New York Gov. Andrew Cuomo sparred with reporters on Thursday and again flatly denied any misbehavior regarding his sexual harassment allegations and misconduct. He attempted to play devil's advocate when interrogated on how his initial apology for making women uncomfortable jives with state laws that clearly indicates his intent is irrelevant.
Cuomo Backtracks on Apology
The governor stated he is anticipating telling New Yorkers the other side of the story. He took questions from the media during the news conference wherein he provided a COVID-19 update from the Bronx.
Cuomo attempted to draw a difference between harassment and making someone feel uncomfortable when asked about the issues that have embroiled his administration. At the end of the program, City & State reporter Rebecca Lewis posed a question regarding Cuomo's initial apology he issued in March. He initially claimed he acknowledged that he engaged in behavior that made multiple women uncomfortable, reported Daily Mail.
The reporter confronted him over his statement in which he apologized for previous comments that "made others feel in ways I never intended." His claim that harassment is not equated to making someone feel uncomfortable was denounced by critics as alarming and laughably wrong, reported Report Door.
According to Cuomo, "Harassment is not making someone feel uncomfortable. That is not harassment. If I just made you feel uncomfortable, that is not harassment. That is you feeling uncomfortable," reported Daily News.
He was asked to accept that one's intentions, according to the law, do not matter in instances of sexual harassment. He responded that he never said anything he believes is "inappropriate."
Cuomo then created a hypothetical situation. He told the female reporter that she could leave the press conference and say the governor harassed her. He would say that he never said anything that he believed was inappropriate.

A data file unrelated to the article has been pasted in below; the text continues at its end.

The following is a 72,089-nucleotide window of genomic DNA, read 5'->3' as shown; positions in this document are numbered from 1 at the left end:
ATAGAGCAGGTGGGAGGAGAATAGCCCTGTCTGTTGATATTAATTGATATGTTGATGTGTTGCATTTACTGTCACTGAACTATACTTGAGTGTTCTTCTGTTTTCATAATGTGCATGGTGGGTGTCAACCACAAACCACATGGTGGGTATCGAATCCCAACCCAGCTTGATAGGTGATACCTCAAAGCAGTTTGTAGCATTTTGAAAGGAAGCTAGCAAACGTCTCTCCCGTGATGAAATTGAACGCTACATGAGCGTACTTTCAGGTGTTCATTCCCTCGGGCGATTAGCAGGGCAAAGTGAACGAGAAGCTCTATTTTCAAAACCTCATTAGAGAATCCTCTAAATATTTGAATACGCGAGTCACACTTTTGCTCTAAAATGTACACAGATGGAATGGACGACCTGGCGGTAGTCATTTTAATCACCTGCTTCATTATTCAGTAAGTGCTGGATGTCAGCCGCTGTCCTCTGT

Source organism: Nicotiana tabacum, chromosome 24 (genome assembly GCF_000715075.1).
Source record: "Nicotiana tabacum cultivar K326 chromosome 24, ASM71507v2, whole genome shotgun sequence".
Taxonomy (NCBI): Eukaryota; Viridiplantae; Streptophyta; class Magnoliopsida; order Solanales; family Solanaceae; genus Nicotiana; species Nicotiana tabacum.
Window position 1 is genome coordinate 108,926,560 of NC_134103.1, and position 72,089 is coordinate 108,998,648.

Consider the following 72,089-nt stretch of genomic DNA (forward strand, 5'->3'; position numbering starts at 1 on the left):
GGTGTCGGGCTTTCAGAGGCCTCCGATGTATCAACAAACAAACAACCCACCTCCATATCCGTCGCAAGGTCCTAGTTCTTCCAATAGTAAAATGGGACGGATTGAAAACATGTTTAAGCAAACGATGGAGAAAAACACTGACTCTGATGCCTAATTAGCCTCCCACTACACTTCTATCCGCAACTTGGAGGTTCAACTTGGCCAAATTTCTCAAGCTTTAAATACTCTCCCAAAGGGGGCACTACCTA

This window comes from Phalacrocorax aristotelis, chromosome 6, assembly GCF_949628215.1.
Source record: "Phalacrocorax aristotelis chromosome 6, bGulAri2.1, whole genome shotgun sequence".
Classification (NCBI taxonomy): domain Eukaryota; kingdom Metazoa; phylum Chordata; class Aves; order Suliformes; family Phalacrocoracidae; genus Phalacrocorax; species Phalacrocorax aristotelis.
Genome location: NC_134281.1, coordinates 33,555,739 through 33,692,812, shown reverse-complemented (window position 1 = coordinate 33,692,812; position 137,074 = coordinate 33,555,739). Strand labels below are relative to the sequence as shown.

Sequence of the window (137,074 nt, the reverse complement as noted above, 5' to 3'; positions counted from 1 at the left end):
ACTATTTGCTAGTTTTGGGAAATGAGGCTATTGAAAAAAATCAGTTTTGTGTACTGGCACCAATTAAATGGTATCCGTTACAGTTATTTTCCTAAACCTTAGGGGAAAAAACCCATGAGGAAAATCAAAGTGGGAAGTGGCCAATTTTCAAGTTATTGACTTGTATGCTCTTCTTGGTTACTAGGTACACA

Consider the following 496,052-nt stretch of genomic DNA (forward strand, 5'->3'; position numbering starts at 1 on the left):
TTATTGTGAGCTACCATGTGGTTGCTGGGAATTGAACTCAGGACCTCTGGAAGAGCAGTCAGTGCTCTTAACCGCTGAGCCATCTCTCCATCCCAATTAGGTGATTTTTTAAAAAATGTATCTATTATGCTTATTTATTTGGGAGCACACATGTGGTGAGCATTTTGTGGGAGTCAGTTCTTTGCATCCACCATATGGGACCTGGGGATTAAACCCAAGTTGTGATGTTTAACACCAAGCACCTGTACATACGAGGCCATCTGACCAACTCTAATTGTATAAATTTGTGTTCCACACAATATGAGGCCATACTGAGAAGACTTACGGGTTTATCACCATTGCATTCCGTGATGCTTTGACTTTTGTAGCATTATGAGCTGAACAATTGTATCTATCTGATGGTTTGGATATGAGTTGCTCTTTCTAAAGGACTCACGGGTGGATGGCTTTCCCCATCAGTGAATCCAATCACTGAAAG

The governor had a heated back-and-forth argument with the reporter. According to an attorney for Charlotte Bennett, Cuomo's remarks regarding harassment are "jaw dropping."
The lawmaker is facing an independent probe and impeachment inquiry into his behavior. It is being overseen by Attorney General Letitia James, following almost a dozen women, including many current and former staffers, publicly accusing him of making inappropriate remarks and advances with no consent.
Cuomo's version of harassment does not seem to fit with the law in the Empire State. Manhattan lawyer Kevin Mintzer, who has represented numerous women in high-profile sexual misconduct cases, stated Cuomo's remarks have "nothing to do with the law."
When asked about the last time that he took sexual harassment training, he remarked that he underwent training in his office in Albany this 2021. He cannot immediately recall the specific date.
Aside from sexual harassment claims, Cuomo is embroiled in many other scandals. The Democrat is also accused of concealing nursing home COVID-19 fatalities and prioritizing allies and family members for novel coronavirus tests earlier in the pandemic. He and his senior aides reportedly have a habit of undermining and berating reporters and lower-level aides.